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    • For me there are just as many incredible Police album tracks as there are hit singles, but maybe it’s a matter of “you had to be there.” I was in my teens when those albums came out and they were one of the most exciting bands in the world. Even the lesser songs were worth hearing for the musicianship. I love Copeland not just as a drummer but also for his songwriting, but I understand his songs are not for everyone.

      Liked by 1 person

        • Here are some of my favorite Police album tracks (some might have appeared on a GH collection but most are lesser-known songs that I love as much as the hits):
          Next To You
          Hole In My Life
          Truth Hits Everybody
          It’s Alright For You
          Contact
          The Bed’s Too Big Without You
          Canary In A Coalmine
          Man In A Suitcase
          Shadows In The Rain
          Hungry For You
          Too Much Information
          Rehumanize Yourself
          O My God
          Miss Gradenko
          Tea In The Sahara
          Murder By Numbers
          I Burn For You (from the Brimstone & Treacle soundtrack)

          Liked by 1 person

  3. I’ve never much liked Sting. Always been put off his music by the man, really. That said, I’ve been slowly delving into the Police and enjoying what I’m hearing… but I don’t think I’ll explore his solo stuff at all.

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  4. I like the early years of Sting’s solo career. Dream Of The Blue Turtles, Nothing Like The Sun, Soul Cages, Ten Summoner’s Tales… After that I haven’t found much essential (probably because I stopped buying them). I never found his lyrics clunky, so much as just a dude with a head full of words trying (sometimes too hard) to jam them into lyrics. Lots of artists have that problem – look at Jewel (she’s easy on the eyes 🙂 ).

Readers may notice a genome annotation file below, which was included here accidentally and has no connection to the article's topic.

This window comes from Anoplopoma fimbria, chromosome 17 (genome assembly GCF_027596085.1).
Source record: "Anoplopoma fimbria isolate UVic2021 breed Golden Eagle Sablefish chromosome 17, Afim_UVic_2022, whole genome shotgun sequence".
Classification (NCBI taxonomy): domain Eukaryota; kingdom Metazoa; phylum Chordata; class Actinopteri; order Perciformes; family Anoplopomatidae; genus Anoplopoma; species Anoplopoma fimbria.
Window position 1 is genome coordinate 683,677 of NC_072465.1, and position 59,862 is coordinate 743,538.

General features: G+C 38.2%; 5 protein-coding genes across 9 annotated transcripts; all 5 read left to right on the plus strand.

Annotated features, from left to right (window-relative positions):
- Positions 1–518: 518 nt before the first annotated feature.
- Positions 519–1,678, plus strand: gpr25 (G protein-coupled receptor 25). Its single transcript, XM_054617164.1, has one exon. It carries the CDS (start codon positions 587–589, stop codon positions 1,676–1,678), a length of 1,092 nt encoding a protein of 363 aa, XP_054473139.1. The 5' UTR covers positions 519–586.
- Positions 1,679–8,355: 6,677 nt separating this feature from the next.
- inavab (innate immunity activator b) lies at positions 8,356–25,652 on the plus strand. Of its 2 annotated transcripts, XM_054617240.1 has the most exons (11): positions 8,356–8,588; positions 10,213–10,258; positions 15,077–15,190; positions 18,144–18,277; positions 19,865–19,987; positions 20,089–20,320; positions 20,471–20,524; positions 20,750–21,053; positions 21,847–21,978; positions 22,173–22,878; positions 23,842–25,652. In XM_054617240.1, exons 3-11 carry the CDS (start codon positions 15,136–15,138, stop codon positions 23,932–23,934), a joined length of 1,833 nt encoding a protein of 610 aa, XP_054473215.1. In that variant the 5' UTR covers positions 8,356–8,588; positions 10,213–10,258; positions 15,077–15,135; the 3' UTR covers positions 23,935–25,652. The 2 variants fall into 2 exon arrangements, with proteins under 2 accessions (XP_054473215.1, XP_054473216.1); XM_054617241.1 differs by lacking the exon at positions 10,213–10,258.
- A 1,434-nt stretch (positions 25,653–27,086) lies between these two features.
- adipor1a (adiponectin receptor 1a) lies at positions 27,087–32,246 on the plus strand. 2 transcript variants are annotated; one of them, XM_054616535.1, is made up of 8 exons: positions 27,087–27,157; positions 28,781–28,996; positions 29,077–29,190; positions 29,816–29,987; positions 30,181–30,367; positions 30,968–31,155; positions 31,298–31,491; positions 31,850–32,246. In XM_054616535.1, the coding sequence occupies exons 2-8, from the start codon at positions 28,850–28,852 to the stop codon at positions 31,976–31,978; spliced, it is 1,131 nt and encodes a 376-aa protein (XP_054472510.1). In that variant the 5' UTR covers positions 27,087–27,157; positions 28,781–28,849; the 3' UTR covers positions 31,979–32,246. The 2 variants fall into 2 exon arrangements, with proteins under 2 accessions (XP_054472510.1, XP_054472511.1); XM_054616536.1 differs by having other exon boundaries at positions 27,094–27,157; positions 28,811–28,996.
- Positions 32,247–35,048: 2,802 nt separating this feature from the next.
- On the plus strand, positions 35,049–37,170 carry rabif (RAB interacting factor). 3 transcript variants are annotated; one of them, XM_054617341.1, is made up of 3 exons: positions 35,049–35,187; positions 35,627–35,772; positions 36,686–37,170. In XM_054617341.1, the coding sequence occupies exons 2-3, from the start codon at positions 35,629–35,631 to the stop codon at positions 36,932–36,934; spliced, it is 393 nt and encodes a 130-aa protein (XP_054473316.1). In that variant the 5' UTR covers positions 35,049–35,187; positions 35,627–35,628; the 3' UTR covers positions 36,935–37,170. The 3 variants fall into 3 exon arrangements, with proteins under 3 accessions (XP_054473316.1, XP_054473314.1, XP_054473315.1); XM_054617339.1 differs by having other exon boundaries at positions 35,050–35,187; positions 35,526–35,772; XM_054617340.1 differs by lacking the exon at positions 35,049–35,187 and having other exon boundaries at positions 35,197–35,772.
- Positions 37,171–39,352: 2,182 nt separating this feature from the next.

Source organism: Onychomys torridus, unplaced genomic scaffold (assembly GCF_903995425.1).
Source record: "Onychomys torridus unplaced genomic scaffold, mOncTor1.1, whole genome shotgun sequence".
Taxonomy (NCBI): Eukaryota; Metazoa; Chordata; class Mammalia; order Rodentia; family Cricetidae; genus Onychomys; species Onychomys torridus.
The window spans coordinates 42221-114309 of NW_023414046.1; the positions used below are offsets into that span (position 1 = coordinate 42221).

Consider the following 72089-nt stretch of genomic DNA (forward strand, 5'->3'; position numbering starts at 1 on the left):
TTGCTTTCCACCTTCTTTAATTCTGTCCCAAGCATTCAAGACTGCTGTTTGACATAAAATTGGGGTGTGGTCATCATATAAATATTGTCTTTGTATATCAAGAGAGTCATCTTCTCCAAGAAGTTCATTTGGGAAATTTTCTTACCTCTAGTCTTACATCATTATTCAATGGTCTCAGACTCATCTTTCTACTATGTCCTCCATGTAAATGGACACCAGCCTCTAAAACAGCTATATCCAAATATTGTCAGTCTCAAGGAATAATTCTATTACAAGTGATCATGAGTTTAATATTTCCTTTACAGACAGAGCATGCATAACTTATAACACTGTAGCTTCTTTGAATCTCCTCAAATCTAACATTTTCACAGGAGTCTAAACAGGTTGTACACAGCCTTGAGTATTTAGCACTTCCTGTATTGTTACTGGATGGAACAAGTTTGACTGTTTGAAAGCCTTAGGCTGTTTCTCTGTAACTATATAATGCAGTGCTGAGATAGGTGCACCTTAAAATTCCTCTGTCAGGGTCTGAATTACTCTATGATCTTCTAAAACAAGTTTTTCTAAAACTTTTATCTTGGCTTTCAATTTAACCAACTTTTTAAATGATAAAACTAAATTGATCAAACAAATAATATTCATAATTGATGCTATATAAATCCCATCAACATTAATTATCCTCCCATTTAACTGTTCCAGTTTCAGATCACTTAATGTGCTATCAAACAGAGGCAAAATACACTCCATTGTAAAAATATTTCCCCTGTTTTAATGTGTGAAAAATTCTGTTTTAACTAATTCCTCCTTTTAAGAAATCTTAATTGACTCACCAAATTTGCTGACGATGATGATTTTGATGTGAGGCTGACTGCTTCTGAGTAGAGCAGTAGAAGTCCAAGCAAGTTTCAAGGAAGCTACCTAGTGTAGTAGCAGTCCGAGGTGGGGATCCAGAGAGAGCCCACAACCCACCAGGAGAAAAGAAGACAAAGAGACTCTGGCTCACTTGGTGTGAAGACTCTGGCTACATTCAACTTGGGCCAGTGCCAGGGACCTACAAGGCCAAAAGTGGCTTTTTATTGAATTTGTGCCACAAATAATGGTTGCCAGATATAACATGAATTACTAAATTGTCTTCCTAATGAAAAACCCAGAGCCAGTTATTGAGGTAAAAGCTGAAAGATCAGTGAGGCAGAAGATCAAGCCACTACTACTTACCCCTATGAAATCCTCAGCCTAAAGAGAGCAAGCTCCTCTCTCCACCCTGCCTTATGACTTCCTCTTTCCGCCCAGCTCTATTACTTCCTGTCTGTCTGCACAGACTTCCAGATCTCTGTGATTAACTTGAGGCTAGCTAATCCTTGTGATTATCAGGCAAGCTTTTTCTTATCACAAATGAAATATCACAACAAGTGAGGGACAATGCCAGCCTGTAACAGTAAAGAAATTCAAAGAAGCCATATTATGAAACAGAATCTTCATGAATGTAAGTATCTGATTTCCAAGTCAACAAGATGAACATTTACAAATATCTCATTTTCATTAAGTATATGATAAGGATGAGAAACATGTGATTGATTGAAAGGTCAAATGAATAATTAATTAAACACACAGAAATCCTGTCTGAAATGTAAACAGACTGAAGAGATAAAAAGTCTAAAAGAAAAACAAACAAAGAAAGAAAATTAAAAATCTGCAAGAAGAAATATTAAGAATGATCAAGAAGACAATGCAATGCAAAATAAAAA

Actually I prefer someone somewhat literate to all the ooh baby’s and girl oh oh ohhhs of pop music.

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    • That is a good point – his lyrics are often awkward because he’s trying to do interesting things with them. I feel the same about Geddy Lee from Rush, although I find him even more awkward.

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      • Well, Wiki says “After being a bus conductor, building labourer and tax officer, he attended Northern Counties College of Education (now Northumbria University) from 1971 to 1974 and qualified as a teacher. He taught at St Paul’s First School in Cramlington for two years.” And what did he teach? Google says: “Before he became a star with The Police, Sting taught English, music, and soccer at St. Catherine’s Convent School. Sting later said of working at a convent school, “I was the only man on the faculty. In fact, I was the only teacher not in a habit.”” So maybe a part of him still wants to be an English teacher, so he uses his love of words in his lyrics. Or maybe he’s pompous like that guy in the Matrix, the Architect. Oy…

        Actually I think Peart writes Rush’s lyrics, doesn’t he? If that’s the case, maybe it sounds forced ‘cos Geddy’s trying to make it all fit haha!

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  5. Sting is an outstanding artist and musician, both as part of The Police and solo!

    I think my favorite solo albums are “The Dream of the Blue Turtles”, “The Soul Cages”, “Ten Summoner’s Tales” and his first live album “Bring On the Night.” I’m also pretty excited about his last album “57th & 9th,” which I also reviewed on my blog – a welcome return to Sting ca. 1991 (The Soul Cages) after a detour to lute music and a musical. While I totally respect an artist wants to explore new territory, I generally think this detour didn’t work out well for Sting.

    Liked by 1 person

      • Indeed, many have followed his full film and recording career, including that album he did playing a Lute, and his appearance in the movie “Dune”. He has always said that his fan base love him because they understand his tough personal dilemmas. He once quoted “I do my best work when I’m in pain and turmoil”.